There are over 30 moorage facilities for floating homes in the Greater Portland Area, and many of the top facilities, along with their monthly fees for slip ownership, are located on this page. Many tight-knit communities have formed along the Willamette and Columbia including those around Sauvie’s Island and Scappose.
Floating homes are defined as permanent residences, generally with attached utilities like water and electricity, while houseboats usually have motors and can be routinely moved. Boathouses, of course, are houses for boats.
The Portland region has more floating homes than Seattle or San Franciso. Hayden Island alone has four moorages for floating homes, including West Hayden Island Moorage, with 57 floating homes, on the far west side, Jantzen Beach Moorage, Inc, the largest with 176 Floating Homes (south of Home Depot), Island Cove Floating Homes with 55 units (just west of Lotus Isle Park), and Tomahawk Island Floating Homes with some 72 community members (east of Lotus Isle Park).
Floating home moorages are scattered along the Oregon and Washington riverfront. They extend up and down both the Columbia and Willamette Rivers.
There are about 1400 floating homes in the Portland metro area, making this the largest collection of floating homes in the United States. Elsewhere in Oregon there are also a few floating homes just East of Astoria on the John Day River and also on the Chetco River near Brookings, reports Freshwater News.
Several moorages are near Blue Lake, on the Columbia along Marine Drive (below).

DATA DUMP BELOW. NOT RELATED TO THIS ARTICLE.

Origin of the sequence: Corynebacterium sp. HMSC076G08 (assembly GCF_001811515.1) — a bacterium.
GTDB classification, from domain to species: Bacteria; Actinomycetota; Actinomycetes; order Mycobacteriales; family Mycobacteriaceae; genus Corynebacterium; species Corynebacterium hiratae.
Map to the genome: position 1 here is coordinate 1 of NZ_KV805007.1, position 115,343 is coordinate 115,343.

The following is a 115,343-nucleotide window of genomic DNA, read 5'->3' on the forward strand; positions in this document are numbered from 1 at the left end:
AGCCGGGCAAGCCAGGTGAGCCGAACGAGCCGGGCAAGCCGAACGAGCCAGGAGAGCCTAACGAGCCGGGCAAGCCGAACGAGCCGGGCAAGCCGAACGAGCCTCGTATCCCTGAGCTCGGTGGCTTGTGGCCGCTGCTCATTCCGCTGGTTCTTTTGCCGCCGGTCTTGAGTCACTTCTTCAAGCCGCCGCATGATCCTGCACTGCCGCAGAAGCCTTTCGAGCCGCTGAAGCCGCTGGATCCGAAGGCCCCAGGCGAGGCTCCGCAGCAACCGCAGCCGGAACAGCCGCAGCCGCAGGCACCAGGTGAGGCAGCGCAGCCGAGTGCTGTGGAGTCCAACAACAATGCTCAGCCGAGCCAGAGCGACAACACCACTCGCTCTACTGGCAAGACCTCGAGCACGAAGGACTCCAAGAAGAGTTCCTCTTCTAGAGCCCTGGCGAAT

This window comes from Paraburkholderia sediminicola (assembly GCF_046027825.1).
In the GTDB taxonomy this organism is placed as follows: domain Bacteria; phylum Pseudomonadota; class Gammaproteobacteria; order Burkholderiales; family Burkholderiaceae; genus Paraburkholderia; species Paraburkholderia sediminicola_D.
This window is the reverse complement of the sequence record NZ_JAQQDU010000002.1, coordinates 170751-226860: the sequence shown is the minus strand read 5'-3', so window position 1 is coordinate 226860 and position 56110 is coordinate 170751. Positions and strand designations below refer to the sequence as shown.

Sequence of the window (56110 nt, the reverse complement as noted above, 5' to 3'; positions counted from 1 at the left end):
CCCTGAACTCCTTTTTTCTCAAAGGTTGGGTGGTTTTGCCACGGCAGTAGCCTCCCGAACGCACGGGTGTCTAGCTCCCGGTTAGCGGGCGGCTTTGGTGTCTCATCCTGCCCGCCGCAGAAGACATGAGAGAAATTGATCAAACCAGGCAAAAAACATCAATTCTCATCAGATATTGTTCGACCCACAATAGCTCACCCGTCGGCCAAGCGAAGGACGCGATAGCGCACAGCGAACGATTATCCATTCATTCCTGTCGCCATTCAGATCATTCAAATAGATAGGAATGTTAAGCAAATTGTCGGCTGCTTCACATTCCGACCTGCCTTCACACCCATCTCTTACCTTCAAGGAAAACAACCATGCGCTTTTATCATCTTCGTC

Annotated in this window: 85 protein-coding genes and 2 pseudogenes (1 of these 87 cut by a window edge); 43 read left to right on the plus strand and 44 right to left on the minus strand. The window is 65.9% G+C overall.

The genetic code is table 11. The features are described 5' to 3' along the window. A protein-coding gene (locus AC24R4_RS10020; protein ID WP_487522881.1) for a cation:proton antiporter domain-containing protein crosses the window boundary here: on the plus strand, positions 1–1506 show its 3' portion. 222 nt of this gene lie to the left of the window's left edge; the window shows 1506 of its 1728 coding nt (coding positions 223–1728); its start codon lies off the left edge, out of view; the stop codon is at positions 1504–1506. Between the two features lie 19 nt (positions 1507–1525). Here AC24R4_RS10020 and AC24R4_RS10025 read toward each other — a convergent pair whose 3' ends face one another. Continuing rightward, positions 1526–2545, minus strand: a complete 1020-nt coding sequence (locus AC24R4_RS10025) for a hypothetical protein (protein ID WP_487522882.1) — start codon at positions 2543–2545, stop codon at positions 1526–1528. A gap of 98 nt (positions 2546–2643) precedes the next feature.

Multnomah Channel, a 22-mile branch of the Willamette River, also has many floating homes. It diverges from the main stem, south of Kelly Point Park and flows around Sauvie Island to meet the Columbia near the city of St. Helens.
Floating home ownership is similar to manufactured homes. You buy the residence but rent the property. All floating homes have to be moored somewhere, explains Oregon-floating-homes.com and all moorage facilities have corresponding monthly maintenance fees, which include your utility costs (electricity, water, sewer, garbage, etc.) as well as other fees.
Floating homes aren’t for everyone, reports the Oregonian. Although many people living on the water say they never want to move back to dry land, others grow weary after a few years of hauling groceries down the ramp and walking garbage back up.
Another floating house drawback is space. The floats are parked about 10 feet apart – you have to like your neighbors and their music. Most moorages do not have garages, and scarce carports and storage units have rent wait lists.
Homeowners association fees range from $200 to $600 a month. Moorage rental fees are about $500 to $750 per month. An inventory of publicly-accessible marinas and related facilities is found in the Oregon Marine Guide.
There are two basic types of moorages that are available – rental moorages, and homeowners’ association moorages. In the case of a homeowners’ association moorage, you would actually buy the slip (buy the “water lot” where you dock your home) and as a result of owning your slip, you would typically have a correspondingly lower monthly maintenance fee.